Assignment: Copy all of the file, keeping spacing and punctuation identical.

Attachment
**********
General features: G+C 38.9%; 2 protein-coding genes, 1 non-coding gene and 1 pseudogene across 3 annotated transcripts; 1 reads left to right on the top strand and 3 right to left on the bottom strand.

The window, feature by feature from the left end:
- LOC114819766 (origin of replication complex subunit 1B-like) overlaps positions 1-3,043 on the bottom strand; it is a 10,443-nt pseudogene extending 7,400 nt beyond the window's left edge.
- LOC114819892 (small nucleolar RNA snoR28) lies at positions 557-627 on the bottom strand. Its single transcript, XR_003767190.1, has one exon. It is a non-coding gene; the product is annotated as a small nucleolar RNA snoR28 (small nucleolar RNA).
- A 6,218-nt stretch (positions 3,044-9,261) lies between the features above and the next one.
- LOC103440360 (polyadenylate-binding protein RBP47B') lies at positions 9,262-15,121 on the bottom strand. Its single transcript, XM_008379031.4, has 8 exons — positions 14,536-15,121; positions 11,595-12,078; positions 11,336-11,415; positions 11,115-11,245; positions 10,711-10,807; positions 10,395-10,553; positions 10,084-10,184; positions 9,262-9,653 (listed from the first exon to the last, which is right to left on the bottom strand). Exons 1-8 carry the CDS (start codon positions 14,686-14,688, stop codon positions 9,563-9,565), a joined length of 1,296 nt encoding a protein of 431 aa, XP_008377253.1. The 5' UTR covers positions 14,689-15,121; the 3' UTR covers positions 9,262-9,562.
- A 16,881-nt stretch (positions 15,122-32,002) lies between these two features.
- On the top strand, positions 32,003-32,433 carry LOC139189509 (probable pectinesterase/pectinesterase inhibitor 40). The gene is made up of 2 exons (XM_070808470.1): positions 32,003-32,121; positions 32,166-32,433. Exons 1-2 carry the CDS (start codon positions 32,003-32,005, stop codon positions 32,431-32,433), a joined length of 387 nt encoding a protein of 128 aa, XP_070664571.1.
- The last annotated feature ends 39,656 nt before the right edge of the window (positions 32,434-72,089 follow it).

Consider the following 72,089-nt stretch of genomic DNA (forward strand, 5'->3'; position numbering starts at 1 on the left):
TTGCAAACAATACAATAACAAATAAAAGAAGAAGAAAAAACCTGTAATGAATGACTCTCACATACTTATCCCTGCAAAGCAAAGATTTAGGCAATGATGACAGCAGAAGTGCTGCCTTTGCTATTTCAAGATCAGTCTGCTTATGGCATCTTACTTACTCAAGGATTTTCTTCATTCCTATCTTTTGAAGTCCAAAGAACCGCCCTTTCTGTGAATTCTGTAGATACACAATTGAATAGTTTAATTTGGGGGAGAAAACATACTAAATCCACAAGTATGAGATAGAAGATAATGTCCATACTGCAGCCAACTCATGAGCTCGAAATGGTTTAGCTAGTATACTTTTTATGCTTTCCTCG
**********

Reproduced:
General features: G+C 38.9%; 2 protein-coding genes, 1 non-coding gene and 1 pseudogene across 3 annotated transcripts; 1 reads left to right on the top strand and 3 right to left on the bottom strand.

The window, feature by feature from the left end:
- LOC114819766 (origin of replication complex subunit 1B-like) overlaps positions 1-3,043 on the bottom strand; it is a 10,443-nt pseudogene extending 7,400 nt beyond the window's left edge.
- LOC114819892 (small nucleolar RNA snoR28) lies at positions 557-627 on the bottom strand. Its single transcript, XR_003767190.1, has one exon. It is a non-coding gene; the product is annotated as a small nucleolar RNA snoR28 (small nucleolar RNA).
- A 6,218-nt stretch (positions 3,044-9,261) lies between the features above and the next one.
- LOC103440360 (polyadenylate-binding protein RBP47B') lies at positions 9,262-15,121 on the bottom strand. Its single transcript, XM_008379031.4, has 8 exons — positions 14,536-15,121; positions 11,595-12,078; positions 11,336-11,415; positions 11,115-11,245; positions 10,711-10,807; positions 10,395-10,553; positions 10,084-10,184; positions 9,262-9,653 (listed from the first exon to the last, which is right to left on the bottom strand). Exons 1-8 carry the CDS (start codon positions 14,686-14,688, stop codon positions 9,563-9,565), a joined length of 1,296 nt encoding a protein of 431 aa, XP_008377253.1. The 5' UTR covers positions 14,689-15,121; the 3' UTR covers positions 9,262-9,562.
- A 16,881-nt stretch (positions 15,122-32,002) lies between these two features.
- On the top strand, positions 32,003-32,433 carry LOC139189509 (probable pectinesterase/pectinesterase inhibitor 40). The gene is made up of 2 exons (XM_070808470.1): positions 32,003-32,121; positions 32,166-32,433. Exons 1-2 carry the CDS (start codon positions 32,003-32,005, stop codon positions 32,431-32,433), a joined length of 387 nt encoding a protein of 128 aa, XP_070664571.1.
- The last annotated feature ends 39,656 nt before the right edge of the window (positions 32,434-72,089 follow it).

Consider the following 72,089-nt stretch of genomic DNA (forward strand, 5'->3'; position numbering starts at 1 on the left):
TTGCAAACAATACAATAACAAATAAAAGAAGAAGAAAAAACCTGTAATGAATGACTCTCACATACTTATCCCTGCAAAGCAAAGATTTAGGCAATGATGACAGCAGAAGTGCTGCCTTTGCTATTTCAAGATCAGTCTGCTTATGGCATCTTACTTACTCAAGGATTTTCTTCATTCCTATCTTTTGAAGTCCAAAGAACCGCCCTTTCTGTGAATTCTGTAGATACACAATTGAATAGTTTAATTTGGGGGAGAAAACATACTAAATCCACAAGTATGAGATAGAAGATAATGTCCATACTGCAGCCAACTCATGAGCTCGAAATGGTTTAGCTAGTATACTTTTTATGCTTTCCTCG